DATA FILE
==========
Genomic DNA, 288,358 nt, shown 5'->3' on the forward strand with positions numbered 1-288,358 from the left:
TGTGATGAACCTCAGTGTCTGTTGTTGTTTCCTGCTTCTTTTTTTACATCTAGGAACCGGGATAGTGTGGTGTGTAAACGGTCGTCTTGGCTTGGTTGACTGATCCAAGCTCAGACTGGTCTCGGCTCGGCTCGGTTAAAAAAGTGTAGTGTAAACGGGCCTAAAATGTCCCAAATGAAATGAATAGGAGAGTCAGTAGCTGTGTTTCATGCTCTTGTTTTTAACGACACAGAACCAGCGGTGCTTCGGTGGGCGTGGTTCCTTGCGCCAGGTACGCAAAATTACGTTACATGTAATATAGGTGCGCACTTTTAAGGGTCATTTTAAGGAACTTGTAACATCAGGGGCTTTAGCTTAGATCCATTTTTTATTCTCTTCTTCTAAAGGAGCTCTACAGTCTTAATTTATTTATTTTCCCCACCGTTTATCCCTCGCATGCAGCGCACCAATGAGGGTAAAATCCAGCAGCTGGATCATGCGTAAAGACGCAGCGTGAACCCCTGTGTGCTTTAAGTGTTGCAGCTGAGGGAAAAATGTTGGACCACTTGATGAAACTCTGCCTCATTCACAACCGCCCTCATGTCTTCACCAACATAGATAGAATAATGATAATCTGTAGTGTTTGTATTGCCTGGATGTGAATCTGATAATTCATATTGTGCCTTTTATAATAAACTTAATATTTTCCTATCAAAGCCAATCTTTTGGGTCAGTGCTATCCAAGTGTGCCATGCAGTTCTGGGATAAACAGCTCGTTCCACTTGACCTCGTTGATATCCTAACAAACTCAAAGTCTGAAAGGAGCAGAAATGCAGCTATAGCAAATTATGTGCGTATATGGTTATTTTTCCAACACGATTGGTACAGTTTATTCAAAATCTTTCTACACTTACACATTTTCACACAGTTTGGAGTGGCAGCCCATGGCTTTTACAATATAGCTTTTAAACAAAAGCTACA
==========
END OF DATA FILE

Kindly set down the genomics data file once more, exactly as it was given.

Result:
Genomic DNA, 288,358 nt, shown 5'->3' on the forward strand with positions numbered 1-288,358 from the left:
TGTGATGAACCTCAGTGTCTGTTGTTGTTTCCTGCTTCTTTTTTTACATCTAGGAACCGGGATAGTGTGGTGTGTAAACGGTCGTCTTGGCTTGGTTGACTGATCCAAGCTCAGACTGGTCTCGGCTCGGCTCGGTTAAAAAAGTGTAGTGTAAACGGGCCTAAAATGTCCCAAATGAAATGAATAGGAGAGTCAGTAGCTGTGTTTCATGCTCTTGTTTTTAACGACACAGAACCAGCGGTGCTTCGGTGGGCGTGGTTCCTTGCGCCAGGTACGCAAAATTACGTTACATGTAATATAGGTGCGCACTTTTAAGGGTCATTTTAAGGAACTTGTAACATCAGGGGCTTTAGCTTAGATCCATTTTTTATTCTCTTCTTCTAAAGGAGCTCTACAGTCTTAATTTATTTATTTTCCCCACCGTTTATCCCTCGCATGCAGCGCACCAATGAGGGTAAAATCCAGCAGCTGGATCATGCGTAAAGACGCAGCGTGAACCCCTGTGTGCTTTAAGTGTTGCAGCTGAGGGAAAAATGTTGGACCACTTGATGAAACTCTGCCTCATTCACAACCGCCCTCATGTCTTCACCAACATAGATAGAATAATGATAATCTGTAGTGTTTGTATTGCCTGGATGTGAATCTGATAATTCATATTGTGCCTTTTATAATAAACTTAATATTTTCCTATCAAAGCCAATCTTTTGGGTCAGTGCTATCCAAGTGTGCCATGCAGTTCTGGGATAAACAGCTCGTTCCACTTGACCTCGTTGATATCCTAACAAACTCAAAGTCTGAAAGGAGCAGAAATGCAGCTATAGCAAATTATGTGCGTATATGGTTATTTTTCCAACACGATTGGTACAGTTTATTCAAAATCTTTCTACACTTACACATTTTCACACAGTTTGGAGTGGCAGCCCATGGCTTTTACAATATAGCTTTTAAACAAAAGCTACA